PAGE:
Alignment begins with strategy and investment decisions at the portfolio level. It is also reflected in the Portfolio Vision, Strategic Themes, and Portfolio Backlog. In turn, this informs the Roadmap, Vision, and backlogs at every program level of SAFe. By focusing on continuous exploration along with customer-centricity and design thinking, companies can gather input from different stakeholders and information sources. In doing so, they will ensure that program backlog items contain economically prioritized work that is ready to implement on the team level.
The clear delimitation of content authority also supports alignment. It starts at the portfolio level and rests mainly with the Solution Manager, Product Manager, and Product Owner roles. Program Increment (PI) objectives and Iteration Goals are also used to communicate expectations and commitments.
Synchronization and cadence are applied in order to maintain alignment. Architectures as well as user experience governance and guidance will help ensure that the Solution is robust, scalable, and technologically sound.
Alignment does not imply or encourage a top-down command structure. A proper alignment will occur when all team members and leaders work towards a common goal. It enables autonomy, empowerment, and decentralized decision-making. It allows those who implement value to make better local decisions.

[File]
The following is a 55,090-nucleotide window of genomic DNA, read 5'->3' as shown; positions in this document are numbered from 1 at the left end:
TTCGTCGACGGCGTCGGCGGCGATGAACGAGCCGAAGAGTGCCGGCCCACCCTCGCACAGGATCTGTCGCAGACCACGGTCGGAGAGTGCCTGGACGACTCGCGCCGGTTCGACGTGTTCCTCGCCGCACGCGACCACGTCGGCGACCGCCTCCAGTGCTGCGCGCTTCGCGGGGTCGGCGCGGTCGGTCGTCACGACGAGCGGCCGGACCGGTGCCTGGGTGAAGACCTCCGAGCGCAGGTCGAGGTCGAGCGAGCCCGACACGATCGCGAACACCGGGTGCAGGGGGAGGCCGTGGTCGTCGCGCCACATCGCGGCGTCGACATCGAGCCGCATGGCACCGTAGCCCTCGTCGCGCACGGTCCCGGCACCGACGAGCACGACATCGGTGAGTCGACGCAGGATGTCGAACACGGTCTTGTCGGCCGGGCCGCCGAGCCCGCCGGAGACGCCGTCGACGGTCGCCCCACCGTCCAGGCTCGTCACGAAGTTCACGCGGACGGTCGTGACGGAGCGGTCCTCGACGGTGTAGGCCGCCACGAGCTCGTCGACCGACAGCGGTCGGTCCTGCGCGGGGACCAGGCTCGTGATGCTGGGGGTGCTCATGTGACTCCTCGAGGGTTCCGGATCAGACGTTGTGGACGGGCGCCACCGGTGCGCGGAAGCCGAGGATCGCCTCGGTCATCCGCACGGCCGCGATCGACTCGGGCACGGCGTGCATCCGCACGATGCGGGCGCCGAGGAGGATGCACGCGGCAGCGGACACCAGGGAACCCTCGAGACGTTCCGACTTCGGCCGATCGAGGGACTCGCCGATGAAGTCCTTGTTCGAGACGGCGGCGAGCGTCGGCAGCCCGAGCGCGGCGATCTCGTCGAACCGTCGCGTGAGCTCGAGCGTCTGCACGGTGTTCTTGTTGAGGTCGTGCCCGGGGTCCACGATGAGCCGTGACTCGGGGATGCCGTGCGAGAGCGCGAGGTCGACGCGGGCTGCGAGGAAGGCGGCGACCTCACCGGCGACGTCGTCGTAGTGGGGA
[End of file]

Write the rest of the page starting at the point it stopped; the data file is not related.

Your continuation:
The built-in quality core value asserts that the highest possible quality standards are maintained for every element of an organization’s product development. Quality should never be an afterthought, but should take center stage.
In traditional waterfall methods, quality is inspected after the product is finished. Unfortunately, this is a “too little, too late” approach. Quality cannot be added to a product after it is finished. It must be built into every step of the development process.
Five interconnected topics outline SAFe built-in quality:
- Architecture and Design Quality
- Code Quality
- System Quality
- Release Quality
Organizations achieve flow by implementing a continuous delivery pipeline and test-first practices. SAFe companies accomplish code quality through TDD/unit testing, collective code ownership, coding standards, pair programming, and other software engineering practices.
All quality measures are highly interconnected. Design and architecture quality improve code quality. In turn, code quality improves the overall system quality, while a reliable CI/CD pipeline enhances the release quality. These contribute to maintaining the company’s flow, creating a feedback cycle of continuous quality improvement.
Transparency is an essential part of any organization, regardless of its size or industry. Transparency often leads to healthy relationships based on trust between coworkers. However, this is not the main reason why transparency represents a core value of SAFe. Through transparency, organizations can establish high performing teams. If and when things go wrong, an open environment based on trust allows for problems to be addressed faster and more efficiently.